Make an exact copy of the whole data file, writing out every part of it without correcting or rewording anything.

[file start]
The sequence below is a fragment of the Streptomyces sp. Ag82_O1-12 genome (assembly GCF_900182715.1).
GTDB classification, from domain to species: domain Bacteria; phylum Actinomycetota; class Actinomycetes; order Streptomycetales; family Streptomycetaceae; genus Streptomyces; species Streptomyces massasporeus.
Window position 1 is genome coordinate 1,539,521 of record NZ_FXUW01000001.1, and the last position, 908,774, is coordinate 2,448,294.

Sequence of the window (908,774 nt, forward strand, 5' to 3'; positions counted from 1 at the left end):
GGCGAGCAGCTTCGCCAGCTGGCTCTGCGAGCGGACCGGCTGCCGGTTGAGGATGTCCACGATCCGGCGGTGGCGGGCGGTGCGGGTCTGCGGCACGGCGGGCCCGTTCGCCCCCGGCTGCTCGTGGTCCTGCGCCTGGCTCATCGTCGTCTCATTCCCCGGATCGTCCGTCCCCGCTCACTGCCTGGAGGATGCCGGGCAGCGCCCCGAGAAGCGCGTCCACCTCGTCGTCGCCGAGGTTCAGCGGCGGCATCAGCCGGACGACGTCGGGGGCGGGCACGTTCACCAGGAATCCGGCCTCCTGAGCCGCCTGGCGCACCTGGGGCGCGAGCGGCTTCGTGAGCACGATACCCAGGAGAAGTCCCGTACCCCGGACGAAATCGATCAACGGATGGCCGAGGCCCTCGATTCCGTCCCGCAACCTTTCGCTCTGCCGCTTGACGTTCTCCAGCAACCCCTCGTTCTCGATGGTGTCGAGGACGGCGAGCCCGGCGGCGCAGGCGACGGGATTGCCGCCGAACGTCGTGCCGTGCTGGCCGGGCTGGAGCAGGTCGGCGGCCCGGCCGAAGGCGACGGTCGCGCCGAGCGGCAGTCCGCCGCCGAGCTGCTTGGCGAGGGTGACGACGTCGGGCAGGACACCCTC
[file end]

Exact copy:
The sequence below is a fragment of the Streptomyces sp. Ag82_O1-12 genome (assembly GCF_900182715.1).
GTDB classification, from domain to species: domain Bacteria; phylum Actinomycetota; class Actinomycetes; order Streptomycetales; family Streptomycetaceae; genus Streptomyces; species Streptomyces massasporeus.
Window position 1 is genome coordinate 1,539,521 of record NZ_FXUW01000001.1, and the last position, 908,774, is coordinate 2,448,294.

Sequence of the window (908,774 nt, forward strand, 5' to 3'; positions counted from 1 at the left end):
GGCGAGCAGCTTCGCCAGCTGGCTCTGCGAGCGGACCGGCTGCCGGTTGAGGATGTCCACGATCCGGCGGTGGCGGGCGGTGCGGGTCTGCGGCACGGCGGGCCCGTTCGCCCCCGGCTGCTCGTGGTCCTGCGCCTGGCTCATCGTCGTCTCATTCCCCGGATCGTCCGTCCCCGCTCACTGCCTGGAGGATGCCGGGCAGCGCCCCGAGAAGCGCGTCCACCTCGTCGTCGCCGAGGTTCAGCGGCGGCATCAGCCGGACGACGTCGGGGGCGGGCACGTTCACCAGGAATCCGGCCTCCTGAGCCGCCTGGCGCACCTGGGGCGCGAGCGGCTTCGTGAGCACGATACCCAGGAGAAGTCCCGTACCCCGGACGAAATCGATCAACGGATGGCCGAGGCCCTCGATTCCGTCCCGCAACCTTTCGCTCTGCCGCTTGACGTTCTCCAGCAACCCCTCGTTCTCGATGGTGTCGAGGACGGCGAGCCCGGCGGCGCAGGCGACGGGATTGCCGCCGAACGTCGTGCCGTGCTGGCCGGGCTGGAGCAGGTCGGCGGCCCGGCCGAAGGCGACGGTCGCGCCGAGCGGCAGTCCGCCGCCGAGCTGCTTGGCGAGGGTGACGACGTCGGGCAGGACACCCTC